What's behind Luxembourg's "sleep account law"?
In Luxembourg, the amendment to Bill of Law No. 7348 (The bill) on dormant accounts, inactive safe deposit boxes and unclaimed insurance contracts, the so-called Sleeping Accounts Law, was adopted on March 30, 2022. The Dormant Accounts Act establishes the framework for inactive accounts, safe deposit boxes, and dormant life insurance contracts. Inactive accounts are accounts that have not had any account activity or messages recorded for an extended period of time. CURENTIS describes the background to the law and compares the situation in Luxembourg and Germany.
The stages of inactivity can be explained as follows. After an inactivity period of 3 years in the case of accounts or 5 years in the case of safe deposit boxes, the account-holding institution notifies the holder of the inactive use of the account and informs him/her of the resulting consequences. The holder may contact the account-holding institution at any time to reactivate the account. If the account holder fails to report to the leading institution within 6 years, an account or safe deposit box will be given the status of an inactive account. After 9 years, the account-holding institution will again notify the customer that his/her account is inactive. 10 years after the last message or account movement by the account holder, the account must request from the leading institution to deposit the assets with the State Depository Fund. The transmission is made via the online site of the Luxembourg Ministry of Finance myguichet.lu.
The law was introduced in order for account holders to implement measures to identify accounts that are inactive and to establish rules for searching beneficiaries' information. With the introduction of the law, additional reporting obligations were also established, which require to inform the Financial Sector Supervisory Commission with regard to (1) the total number of holders of inactive accounts and safe deposit boxes, as well as (2) the total balance of inactive accounts as of December 31 of each year. The information shall be submitted electronically to the Oversight Commission by February 28 of the following year.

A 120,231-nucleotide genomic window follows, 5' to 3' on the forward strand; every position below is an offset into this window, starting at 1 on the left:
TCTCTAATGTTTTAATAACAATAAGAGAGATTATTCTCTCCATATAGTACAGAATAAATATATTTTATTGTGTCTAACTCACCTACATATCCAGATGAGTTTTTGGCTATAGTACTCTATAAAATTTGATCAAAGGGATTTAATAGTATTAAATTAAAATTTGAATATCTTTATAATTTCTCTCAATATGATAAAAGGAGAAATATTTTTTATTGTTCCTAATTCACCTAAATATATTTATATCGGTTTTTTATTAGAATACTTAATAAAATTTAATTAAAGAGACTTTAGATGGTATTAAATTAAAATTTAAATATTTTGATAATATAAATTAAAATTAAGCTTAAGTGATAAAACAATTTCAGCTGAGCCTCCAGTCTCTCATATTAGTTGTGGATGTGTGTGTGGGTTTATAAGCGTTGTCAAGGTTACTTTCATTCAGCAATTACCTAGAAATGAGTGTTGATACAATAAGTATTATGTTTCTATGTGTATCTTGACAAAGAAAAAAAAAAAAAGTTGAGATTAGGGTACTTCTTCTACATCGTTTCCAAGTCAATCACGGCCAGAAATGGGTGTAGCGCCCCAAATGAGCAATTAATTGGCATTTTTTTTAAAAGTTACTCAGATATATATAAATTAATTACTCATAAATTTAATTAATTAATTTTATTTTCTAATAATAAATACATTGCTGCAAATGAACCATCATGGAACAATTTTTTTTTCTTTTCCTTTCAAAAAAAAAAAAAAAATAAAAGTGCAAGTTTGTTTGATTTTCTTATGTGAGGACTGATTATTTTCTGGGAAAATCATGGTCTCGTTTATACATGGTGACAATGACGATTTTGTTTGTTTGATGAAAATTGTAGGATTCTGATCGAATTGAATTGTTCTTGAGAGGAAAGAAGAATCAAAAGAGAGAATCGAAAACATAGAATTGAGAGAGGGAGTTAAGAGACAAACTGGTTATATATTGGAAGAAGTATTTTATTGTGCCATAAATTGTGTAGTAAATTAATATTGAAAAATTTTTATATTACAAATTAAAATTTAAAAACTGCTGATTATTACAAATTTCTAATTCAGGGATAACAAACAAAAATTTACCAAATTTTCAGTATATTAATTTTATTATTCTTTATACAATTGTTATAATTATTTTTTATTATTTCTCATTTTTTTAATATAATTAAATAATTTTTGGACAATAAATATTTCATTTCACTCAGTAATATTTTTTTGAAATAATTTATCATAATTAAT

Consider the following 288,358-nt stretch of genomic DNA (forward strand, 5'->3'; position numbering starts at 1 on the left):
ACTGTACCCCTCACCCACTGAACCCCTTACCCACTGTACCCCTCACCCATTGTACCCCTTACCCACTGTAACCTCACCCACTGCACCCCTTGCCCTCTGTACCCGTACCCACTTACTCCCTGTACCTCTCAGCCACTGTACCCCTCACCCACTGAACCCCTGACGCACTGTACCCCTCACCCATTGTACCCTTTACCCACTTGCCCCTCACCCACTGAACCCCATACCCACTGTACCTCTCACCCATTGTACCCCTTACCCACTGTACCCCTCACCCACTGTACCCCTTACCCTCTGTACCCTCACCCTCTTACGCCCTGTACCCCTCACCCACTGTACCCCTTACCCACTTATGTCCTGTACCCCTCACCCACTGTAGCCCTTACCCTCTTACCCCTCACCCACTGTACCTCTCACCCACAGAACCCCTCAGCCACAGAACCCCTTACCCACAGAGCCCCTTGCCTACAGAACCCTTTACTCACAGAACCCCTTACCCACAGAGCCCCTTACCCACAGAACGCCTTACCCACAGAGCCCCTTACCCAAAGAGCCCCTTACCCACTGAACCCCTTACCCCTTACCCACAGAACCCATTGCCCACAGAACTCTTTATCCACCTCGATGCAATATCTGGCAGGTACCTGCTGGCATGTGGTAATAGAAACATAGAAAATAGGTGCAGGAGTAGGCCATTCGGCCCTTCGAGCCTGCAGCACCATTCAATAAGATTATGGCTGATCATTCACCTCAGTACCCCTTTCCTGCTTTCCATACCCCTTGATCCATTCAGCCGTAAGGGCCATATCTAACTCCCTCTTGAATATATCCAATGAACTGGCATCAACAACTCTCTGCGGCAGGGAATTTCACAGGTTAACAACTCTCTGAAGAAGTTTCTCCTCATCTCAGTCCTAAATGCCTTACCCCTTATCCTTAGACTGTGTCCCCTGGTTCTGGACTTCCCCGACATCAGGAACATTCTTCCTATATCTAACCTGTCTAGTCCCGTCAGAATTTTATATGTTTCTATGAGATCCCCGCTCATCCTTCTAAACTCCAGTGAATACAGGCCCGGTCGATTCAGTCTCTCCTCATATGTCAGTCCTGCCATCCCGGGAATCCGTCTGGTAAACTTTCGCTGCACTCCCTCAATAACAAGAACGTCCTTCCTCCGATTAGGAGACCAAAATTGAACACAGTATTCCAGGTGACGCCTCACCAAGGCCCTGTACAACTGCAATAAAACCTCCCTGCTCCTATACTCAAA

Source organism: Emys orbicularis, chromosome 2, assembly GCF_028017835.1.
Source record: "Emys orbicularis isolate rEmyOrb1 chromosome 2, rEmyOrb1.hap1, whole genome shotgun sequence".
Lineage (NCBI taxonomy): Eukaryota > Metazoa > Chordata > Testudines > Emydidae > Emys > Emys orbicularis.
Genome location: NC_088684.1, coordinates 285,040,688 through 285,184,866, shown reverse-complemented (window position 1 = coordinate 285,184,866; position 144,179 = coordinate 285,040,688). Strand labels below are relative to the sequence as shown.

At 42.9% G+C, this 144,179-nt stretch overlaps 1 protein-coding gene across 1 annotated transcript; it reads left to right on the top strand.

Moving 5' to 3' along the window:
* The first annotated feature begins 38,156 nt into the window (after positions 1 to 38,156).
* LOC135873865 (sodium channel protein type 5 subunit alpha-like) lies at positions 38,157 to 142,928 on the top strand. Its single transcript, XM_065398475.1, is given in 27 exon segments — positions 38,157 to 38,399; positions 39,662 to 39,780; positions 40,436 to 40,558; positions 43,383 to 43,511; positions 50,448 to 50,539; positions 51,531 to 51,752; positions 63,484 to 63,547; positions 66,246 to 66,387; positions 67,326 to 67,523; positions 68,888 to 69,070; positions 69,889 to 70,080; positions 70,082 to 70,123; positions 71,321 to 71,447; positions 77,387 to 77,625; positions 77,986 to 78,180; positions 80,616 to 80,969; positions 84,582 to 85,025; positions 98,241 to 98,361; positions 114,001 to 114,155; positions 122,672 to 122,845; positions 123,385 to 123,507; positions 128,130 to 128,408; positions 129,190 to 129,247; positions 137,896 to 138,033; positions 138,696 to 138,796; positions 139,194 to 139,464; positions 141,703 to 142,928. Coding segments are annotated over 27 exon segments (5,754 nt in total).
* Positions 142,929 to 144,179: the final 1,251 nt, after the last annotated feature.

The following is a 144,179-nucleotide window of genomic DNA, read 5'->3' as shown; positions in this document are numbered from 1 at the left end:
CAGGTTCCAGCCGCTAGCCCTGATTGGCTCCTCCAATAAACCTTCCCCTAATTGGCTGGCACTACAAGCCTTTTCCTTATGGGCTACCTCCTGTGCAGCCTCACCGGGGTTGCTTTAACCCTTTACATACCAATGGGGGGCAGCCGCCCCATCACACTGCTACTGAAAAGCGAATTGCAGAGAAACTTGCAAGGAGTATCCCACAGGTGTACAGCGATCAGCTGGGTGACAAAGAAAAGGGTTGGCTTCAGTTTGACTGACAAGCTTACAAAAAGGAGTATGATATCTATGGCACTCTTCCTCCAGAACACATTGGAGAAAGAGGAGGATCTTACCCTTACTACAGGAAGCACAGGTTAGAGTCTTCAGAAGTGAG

In addition, insurance companies are required to constantly monitor the solvency of insurance benefits.
For insurance companies are to the Commissariat of insurances
- The number of insurance contracts deemed to have been discontinued as well as the
- The total value of insurance contracts to be submitted.
The introduction of the Sleeping Accounts Act improves the protection of holders of accounts and safe deposit boxes, as well as beneficiaries of insurance policies, as it ensures that they have easier access to their entitled assets. The law also regulates the introduction of special measures for obtaining information and searching for holders of these accounts, and provides for the continuous updating of information on their business relations. Depending on the amount of assets in the "dormant" accounts, credit institutions are required to take specific measures at certain intervals (three, six and nine years and as mentioned earlier in the text) to re-establish contact with the account holder concerned.
This elaborate procedure will pose challenges for many credit institutions. This is because the enactment of the law requires banks to obtain information in several areas. In some cases, the banks will have to come up with new processes to obtain the information. For example, the question arises: how do they get the information on who inherits potential assets? Banks therefore have to deal with the authorities in order to be able to identify possible heirs. In addition, the IT systems must be set up in such a way that the corresponding inactivity is also continuously displayed.
Luxembourg compared with Germany
In Germany, according to §1922 of the German Civil Code, there is no expiration date for accounts. This means that accounts at banks and credit institutions continue forever. Standing orders as well as account maintenance fees will continue to be debited from the accounts if no one notices or reports it. Therefore, banks and credit institutions in Germany are not obliged to report dormant accounts. However, it is stipulated that after 30 years, the profits of the accounts taken over by the bank must be taxed to the state. Section 1936 of the German Civil Code stipulates that the state in which the decedent was domiciled or habitually resident at the time of death receives the tax profits. If this cannot be determined, the Federal Republic of Germany inherits the assets.
Summary: where are the advantages for whom?
In Germany, the advantages clearly lie with the banks and the states. If the account holder does not report or if no one feels responsible for the account, account management fees and fixed orders are permanently debited there. Although the banks and credit institutions must pay tax on the funds after 30 years, they can claim the costs until then. They are not required to report dormant and dormant accounts. This form of legal reporting is to the detriment of potential inheritors.